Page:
MS-Access / Getting Started

Creating Indexes

Just creating the tables and fields isn't enough. Eventually the tables are going to get pretty big, and querying against them will take some time. To provide some measure of performance, you need to create indexes because without proper indexes, the Access engine must scan the entire table to find the records you want. Here's the basic procedure for creating an index:

  1. Create the Index object using the TableDef's CreateIndex method.
  2. Set the index's properties as appropriate.
  3. Create the index's Field objects using its CreateField method.
  4. Append each Field object to the index's Fields collection.
  5. Append the index to the TableDef's Indexes collection.

Before you create your first index, you should be aware of the following three things:

  • Once an index is appended to its collection, its properties are read-only. Therefore, if you want to change an index's property after you've created it, you must delete the index and re-create it with the new properties.
  • Although you can give an index any name you like, when you create a primary key using the Access Table Designer, it is automatically named PrimaryKey. To maintain consistency, it is wise to give code-created primary keys the same name.
  • Access databases do not support clustered indexes, so in Access workspaces and other workspaces that connect to databases that use the Access database engine, the Index object's Clustered property is ignored.

Start the process of creating indexes by creating the primary key. When you create a primary key, Access automatically creates an index for it. The following procedure creates a primary key index for the specified table, which includes the fields supplied in the ParamArray argument. In the case of the invoice tables, that'll be only one field in each.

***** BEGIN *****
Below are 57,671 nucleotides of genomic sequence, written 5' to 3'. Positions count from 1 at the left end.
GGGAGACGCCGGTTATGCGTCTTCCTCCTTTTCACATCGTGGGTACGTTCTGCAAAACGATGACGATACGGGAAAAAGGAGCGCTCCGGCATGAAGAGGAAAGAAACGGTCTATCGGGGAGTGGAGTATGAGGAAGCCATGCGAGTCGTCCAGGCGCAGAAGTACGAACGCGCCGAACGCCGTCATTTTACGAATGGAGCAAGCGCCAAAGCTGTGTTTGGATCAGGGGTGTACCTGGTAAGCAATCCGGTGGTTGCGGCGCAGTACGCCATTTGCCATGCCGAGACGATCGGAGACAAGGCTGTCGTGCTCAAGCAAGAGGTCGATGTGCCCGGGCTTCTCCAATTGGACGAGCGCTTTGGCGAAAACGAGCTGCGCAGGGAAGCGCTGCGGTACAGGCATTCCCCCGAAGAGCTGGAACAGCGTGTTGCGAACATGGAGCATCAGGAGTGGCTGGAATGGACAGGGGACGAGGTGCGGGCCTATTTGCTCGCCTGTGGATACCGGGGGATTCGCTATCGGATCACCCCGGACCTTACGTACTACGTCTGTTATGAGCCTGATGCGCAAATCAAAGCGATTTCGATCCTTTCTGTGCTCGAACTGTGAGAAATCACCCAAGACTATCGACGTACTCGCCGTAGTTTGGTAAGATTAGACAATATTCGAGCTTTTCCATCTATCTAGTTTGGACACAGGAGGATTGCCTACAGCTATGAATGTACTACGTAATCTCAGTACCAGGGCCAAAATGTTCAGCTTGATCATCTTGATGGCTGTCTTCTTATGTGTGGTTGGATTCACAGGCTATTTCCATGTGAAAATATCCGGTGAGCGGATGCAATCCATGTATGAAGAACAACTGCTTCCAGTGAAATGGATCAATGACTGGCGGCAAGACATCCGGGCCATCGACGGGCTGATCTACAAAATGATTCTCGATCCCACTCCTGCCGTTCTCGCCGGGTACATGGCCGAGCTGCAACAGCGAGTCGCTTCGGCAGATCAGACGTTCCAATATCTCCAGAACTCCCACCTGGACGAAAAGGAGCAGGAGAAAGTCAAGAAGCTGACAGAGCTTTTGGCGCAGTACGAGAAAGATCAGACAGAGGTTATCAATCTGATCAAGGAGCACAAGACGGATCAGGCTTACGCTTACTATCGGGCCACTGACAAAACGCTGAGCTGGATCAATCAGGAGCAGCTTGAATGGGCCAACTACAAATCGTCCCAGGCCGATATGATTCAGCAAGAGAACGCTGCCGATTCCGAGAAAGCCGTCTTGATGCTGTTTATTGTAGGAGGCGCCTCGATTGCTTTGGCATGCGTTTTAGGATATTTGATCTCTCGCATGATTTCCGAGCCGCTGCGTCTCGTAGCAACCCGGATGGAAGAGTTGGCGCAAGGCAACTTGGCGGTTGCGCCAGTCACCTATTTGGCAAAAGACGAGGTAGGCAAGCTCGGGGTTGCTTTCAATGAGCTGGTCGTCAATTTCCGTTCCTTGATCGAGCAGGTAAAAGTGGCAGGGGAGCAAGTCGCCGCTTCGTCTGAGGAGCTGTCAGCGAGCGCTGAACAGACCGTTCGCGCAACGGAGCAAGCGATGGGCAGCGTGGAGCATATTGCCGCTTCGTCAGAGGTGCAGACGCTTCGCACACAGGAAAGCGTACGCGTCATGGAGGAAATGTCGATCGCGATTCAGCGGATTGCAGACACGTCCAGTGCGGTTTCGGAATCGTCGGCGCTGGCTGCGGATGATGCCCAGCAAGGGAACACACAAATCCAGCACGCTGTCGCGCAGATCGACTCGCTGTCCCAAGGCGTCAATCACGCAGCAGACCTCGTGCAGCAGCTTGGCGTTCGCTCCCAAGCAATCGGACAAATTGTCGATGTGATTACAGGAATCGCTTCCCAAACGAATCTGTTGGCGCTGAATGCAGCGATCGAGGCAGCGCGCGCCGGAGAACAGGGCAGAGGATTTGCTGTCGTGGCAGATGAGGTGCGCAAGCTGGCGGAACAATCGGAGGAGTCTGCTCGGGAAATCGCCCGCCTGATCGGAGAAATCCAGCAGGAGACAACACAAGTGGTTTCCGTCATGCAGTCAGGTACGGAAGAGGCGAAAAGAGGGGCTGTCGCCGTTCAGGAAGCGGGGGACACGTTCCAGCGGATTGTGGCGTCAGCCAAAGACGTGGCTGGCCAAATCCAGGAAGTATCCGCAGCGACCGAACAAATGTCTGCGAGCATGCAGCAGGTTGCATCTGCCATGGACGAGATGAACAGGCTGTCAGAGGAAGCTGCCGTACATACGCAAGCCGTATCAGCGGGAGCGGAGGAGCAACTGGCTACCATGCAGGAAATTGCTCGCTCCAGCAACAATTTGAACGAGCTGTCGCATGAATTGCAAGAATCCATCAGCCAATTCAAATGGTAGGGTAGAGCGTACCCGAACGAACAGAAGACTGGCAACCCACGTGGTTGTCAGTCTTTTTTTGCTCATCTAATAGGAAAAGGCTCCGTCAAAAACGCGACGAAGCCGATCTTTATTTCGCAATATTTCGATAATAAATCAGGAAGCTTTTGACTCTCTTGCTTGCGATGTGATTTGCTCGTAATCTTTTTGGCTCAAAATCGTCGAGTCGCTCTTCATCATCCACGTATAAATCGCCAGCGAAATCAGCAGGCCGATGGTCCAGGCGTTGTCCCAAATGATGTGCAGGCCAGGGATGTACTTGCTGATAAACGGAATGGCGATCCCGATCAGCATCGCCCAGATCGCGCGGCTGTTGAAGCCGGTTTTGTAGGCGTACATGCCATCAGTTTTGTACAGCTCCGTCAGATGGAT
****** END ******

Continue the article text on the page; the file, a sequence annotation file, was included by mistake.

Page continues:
Public Sub CreatePKIndexes(strTableName As String, ParamArray varPKFields())
    Dim dbs As DAO.Database
    Dim tdf As DAO.TableDef
    Dim idx As DAO.Index
    Dim fld As DAO.Field
    Dim strPKey As String
    Dim strIdxFldName As String
    Dim intCounter As Integer

    Set dbs = CurrentDb
    Set tdf = dbs.TableDefs(strTableName)

    'Check if a Primary Key exists.
    'If so, delete it.
    strPKey = GetPrimaryKey(tdf)

    If Len(strPKey) > 0 Then
	tdf.Indexes.Delete varPKey
    End If

    'Create a new primary key
    Set idx = tdf.CreateIndex("PrimaryKey")
    idx.Primary = True
    idx.Required = True
    idx.Unique = True

At this point, the index exists in memory, and remains so until it is added to the TableDef's Indexes collection. But before you do that, you must add the fields that make up the key to the index's Fields collection, and refresh the collection.

    'Append the fields
    For intCouter = LBound(varPKFields) To UBound(varPKFields)
	' get the field name
	strIdxFldName = varPKFields(intCounter)

	' get the field object and append it to the index
	Set fld = idx.CreateField(strIdxFldName)
	idx.Fields.Append fld
    Next intCounter

    'Append the index to the Indexes collection
    tdf.Indexes.Append idx

    'Refresh the Indexes collection

    Set fld = Nothing
    Set idx = Nothing
    Set tdf = Nothing
    Set dbs = Nothing
End Sub

The following function is called from the above CreatePKIndexes procedure, and returns the name of the primary key if one exists, and Null if there isn't one:

Public Function GetPrimaryKey(tdf As DAO.TableDef) As String
    'Determine if the specified Primary Key exists
    Dim idx As DAO.Index

    For Each idx In tdf.Indexes
	If idx.Primary Then
	    'If a Primary Key exists, return its name
	    GetPrimaryKey = idx.Name
	    Exit Function
	End If
    Next idx

    'If no Primary Key exists, return empty string
    GetPrimaryKey = vbNullString
End Function

Run the CreatePKIndexes procedure to define the indexes for both the tblInvoice and tblInvItem tables. In fact, you can run this procedure in your own applications to create indexes on any table that doesn't have primary keys defined. Finally, because Access is a relational database, set up relationships between the two tables to tell Access how the information in one table relates to information in the other. This enables you to create related datasets in queries. The following section describes how to create those relationships in code.

[Previous] [Contents] [Next]